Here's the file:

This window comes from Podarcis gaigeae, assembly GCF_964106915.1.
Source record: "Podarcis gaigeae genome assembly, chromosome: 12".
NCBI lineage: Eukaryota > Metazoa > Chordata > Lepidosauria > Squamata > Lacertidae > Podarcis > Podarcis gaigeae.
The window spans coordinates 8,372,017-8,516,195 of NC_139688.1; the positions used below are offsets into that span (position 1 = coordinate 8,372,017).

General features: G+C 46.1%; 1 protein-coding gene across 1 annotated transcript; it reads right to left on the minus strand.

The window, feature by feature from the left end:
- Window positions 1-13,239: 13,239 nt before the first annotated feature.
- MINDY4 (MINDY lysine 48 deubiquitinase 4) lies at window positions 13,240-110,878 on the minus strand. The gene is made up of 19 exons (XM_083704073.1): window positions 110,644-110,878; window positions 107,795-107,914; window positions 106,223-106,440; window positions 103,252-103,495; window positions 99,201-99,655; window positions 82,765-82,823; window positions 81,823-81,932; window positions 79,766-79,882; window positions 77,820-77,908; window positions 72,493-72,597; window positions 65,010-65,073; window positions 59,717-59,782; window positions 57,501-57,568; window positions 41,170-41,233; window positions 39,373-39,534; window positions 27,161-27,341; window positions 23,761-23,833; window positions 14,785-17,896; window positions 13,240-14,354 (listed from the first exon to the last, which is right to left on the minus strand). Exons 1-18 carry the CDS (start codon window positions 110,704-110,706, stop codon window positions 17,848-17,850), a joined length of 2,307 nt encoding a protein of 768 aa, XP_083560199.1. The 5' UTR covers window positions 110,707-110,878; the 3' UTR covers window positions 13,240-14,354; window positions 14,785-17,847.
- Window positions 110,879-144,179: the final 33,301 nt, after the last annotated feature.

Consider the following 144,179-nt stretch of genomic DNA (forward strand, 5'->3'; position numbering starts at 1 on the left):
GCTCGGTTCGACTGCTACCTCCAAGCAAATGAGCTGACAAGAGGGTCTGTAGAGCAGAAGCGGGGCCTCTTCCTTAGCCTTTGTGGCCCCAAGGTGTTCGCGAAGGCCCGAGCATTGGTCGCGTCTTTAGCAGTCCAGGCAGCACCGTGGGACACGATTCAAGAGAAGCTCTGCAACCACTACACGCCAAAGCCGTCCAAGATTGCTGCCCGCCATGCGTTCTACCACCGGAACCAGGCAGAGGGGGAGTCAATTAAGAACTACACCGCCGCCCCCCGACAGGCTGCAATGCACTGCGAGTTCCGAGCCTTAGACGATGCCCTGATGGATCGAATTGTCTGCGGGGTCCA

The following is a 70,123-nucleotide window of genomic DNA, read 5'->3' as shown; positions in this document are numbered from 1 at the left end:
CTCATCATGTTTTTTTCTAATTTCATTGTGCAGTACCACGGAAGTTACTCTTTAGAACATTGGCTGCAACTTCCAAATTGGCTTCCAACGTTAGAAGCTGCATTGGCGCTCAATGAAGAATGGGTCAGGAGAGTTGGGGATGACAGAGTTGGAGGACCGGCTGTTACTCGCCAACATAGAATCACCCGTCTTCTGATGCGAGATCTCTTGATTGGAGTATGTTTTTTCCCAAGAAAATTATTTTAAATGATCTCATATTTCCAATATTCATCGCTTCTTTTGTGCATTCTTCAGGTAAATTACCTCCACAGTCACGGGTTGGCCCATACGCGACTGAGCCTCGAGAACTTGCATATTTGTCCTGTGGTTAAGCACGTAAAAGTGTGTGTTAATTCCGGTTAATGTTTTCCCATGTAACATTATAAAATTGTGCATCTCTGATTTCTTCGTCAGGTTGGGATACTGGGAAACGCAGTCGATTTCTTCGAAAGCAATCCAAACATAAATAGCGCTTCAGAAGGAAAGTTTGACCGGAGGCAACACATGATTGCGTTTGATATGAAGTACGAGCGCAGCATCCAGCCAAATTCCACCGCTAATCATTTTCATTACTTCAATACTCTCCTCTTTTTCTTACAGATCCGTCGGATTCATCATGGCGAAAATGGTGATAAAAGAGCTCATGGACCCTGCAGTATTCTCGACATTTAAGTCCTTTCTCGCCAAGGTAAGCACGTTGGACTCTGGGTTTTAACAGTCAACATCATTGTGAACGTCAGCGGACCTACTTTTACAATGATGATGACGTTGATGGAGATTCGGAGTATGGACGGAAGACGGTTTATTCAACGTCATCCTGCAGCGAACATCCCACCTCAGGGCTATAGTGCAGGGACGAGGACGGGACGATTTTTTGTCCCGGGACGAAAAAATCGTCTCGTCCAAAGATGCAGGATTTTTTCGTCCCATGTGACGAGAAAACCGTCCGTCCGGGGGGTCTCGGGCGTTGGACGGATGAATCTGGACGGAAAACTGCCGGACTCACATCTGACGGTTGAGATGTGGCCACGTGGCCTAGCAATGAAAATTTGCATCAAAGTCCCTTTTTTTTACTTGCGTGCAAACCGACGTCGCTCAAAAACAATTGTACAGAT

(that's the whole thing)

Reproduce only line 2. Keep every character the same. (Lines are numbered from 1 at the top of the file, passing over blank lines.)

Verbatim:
Source record: "Podarcis gaigeae genome assembly, chromosome: 12".